Democracy in America
Author: Alexis de Tocquevill
In 1831 Alexis de Tocqueville, a young French aristocrat and ambitious civil servant, made a nine-month journey throughout America. The result was Democracy in America, a monumental study of the life and institutions of the evolving nation. Tocqueville looked to the flourishing democratic system in America as a possible model for post-revolutionary France, believing that the egalitarian ideals it enshrined reflected the spirit of the age and even divine will. His insightful work has become one of the most influential political texts ever written on America and an indispensable authority on democracy.
This new edition is the only one that contains all Tocqueville's writings on America, including the rarely-translated Two Weeks in the Wilderness, an account of Tocqueville's travels in Michigan among the Iroquois, and Excursion to Lake Oneida.
<:st> Political philosophers Mansfield (government, Harvard U.) and Winthrop (constitutional government, Harvard U.) present a new translation<-->only the third since the original two-volume work was published in 1835 and 1840<-->aiming to restore the nuances of Tocqueville's language. Tocqueville himself was not satisfied with the 19th-century translation; the other, prepared in the late 1960s (Harper & Row), is cited in This translation is based on a recent critical French edition (Editions Gallimard, 1992). Mansfield and Winthrop provide a substantial introduction placing the work and its author in historical and philosophical context, as well as annotations elucidating references that are no longer familiar to readers. Annotation c. Book News, Inc., Portland, OR (booknews.com)
New York Times Book Review - Caleb Crain
Thanks to [Tocqueville's] prescience, a new edition of ''Democracy in America'' is always timely.
Table of Contents:
|Note on this Reeve Edition|
|Preface to this Edition|
|Ch. I||Exterior form of North America||14|
|Ch. II||Origin of the Anglo-Americans, and its importance in relation to their future condition||20|
|Ch. III||Social condition of the Anglo-Americans||35|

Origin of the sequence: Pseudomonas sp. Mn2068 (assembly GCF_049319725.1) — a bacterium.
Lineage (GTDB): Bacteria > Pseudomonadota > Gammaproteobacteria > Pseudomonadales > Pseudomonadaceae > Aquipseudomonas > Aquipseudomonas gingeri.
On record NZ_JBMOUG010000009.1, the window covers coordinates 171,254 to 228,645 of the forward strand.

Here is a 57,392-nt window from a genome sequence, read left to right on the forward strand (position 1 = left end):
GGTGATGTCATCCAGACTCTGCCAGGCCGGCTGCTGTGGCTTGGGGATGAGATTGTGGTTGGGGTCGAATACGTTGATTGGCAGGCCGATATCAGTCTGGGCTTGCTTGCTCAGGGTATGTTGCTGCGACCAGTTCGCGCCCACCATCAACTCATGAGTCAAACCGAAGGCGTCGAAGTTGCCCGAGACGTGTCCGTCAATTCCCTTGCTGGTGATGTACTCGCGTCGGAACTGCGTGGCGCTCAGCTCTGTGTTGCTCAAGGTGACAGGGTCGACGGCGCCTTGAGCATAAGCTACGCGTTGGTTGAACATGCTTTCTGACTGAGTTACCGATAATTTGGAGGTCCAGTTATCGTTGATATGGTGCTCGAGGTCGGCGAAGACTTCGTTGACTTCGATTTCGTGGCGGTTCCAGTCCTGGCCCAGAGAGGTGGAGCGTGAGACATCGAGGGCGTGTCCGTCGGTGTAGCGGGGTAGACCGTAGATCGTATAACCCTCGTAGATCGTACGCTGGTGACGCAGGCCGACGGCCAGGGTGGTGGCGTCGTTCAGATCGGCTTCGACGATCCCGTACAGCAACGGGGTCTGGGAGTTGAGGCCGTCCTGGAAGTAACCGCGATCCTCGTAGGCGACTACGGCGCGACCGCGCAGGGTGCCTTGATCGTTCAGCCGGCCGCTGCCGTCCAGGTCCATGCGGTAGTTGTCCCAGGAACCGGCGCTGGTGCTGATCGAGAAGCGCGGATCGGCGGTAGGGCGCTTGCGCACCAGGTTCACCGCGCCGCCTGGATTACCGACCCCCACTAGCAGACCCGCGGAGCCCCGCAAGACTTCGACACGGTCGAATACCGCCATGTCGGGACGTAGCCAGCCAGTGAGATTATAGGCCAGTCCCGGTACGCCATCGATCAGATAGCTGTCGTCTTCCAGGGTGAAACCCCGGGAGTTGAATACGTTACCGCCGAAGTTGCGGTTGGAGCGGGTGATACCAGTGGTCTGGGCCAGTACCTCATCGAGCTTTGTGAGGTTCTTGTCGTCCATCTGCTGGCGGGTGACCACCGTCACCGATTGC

|Ch. IV||The principle of the sovereignty of the people in America||41|
|Ch. V||Necessity of examining the condition of the States before that of the Union at Large||44|
|Ch. VI||Judicial power in the United States, and its influence on political society||73|
|Ch. VII||Political jurisdiction in the United States||79|
|Ch. VIII||The Federal Constitution||84|
|Ch. IX||Why the people may strictly be said to govern in the United States||133|
|Ch. X||Parties in the United States||134|
|Ch. XI||Liberty of the Press in the United States||140|
|Ch. XII||Political associations in the United States||147|
|Ch. XIII||Government of the Democracy in America||154|
|Ch. XIV||What the real advantages are which American Society derives from the Government of the Democracy||186|
|Ch. XV||Unlimited power of the majority in the United States, and its consequences||201|
|Ch. XVI||Causes which mitigate the tyranny of the majority in the United States||215|
|Ch. XVII||Principal causes which tend to maintain the Democratic Republic in the United States||228|
|Ch. XVIII||The present and probable future condition of the three Races which inhabit the territory of the United States||264|
|Opinions of the Present Work||344|
Interesting textbook: Regulation Deregulation Reregulation or The Crucial Era
Breathing the Fire
Author: Kimberly Dozier
CBS News correspondent Kimberly Dozier battled back from critical injuries sustained in a Baghdad bombing, a prominent incident that claimed the lives of her two crew members, an Army officer, and his interpreter. In Breathing the Fire Dozier offers a personal memoir of tenacity as well as dedication and drama. Through her often painful and inspiring account, readers learn what wounded military personnel-along with their families and friends-endure on the long road to recovery. Dozier also recounts her rise to network broadcasting, shares insights into the culture of war-zone reporting, and describes the unique demands and perils of women covering dangerous events.
Dozier is a fighter. She fought to reach her position as a television reporter for CBS News, placing herself on the streets of Baghdad with a military patrol. And she fought to survive after a parked car erupted with deadly shrapnel, shattering her legs, riddling her skull, and killing several in her group. Her book traces the roots of her inner strength, which continues to propel her against daunting obstacles that most people would perceive as insurmountable. In that respect, this book is an inspiring story for women, demonstrating that their dreams and aspirations are limited only by their own resolve-a story that is perfect for its time.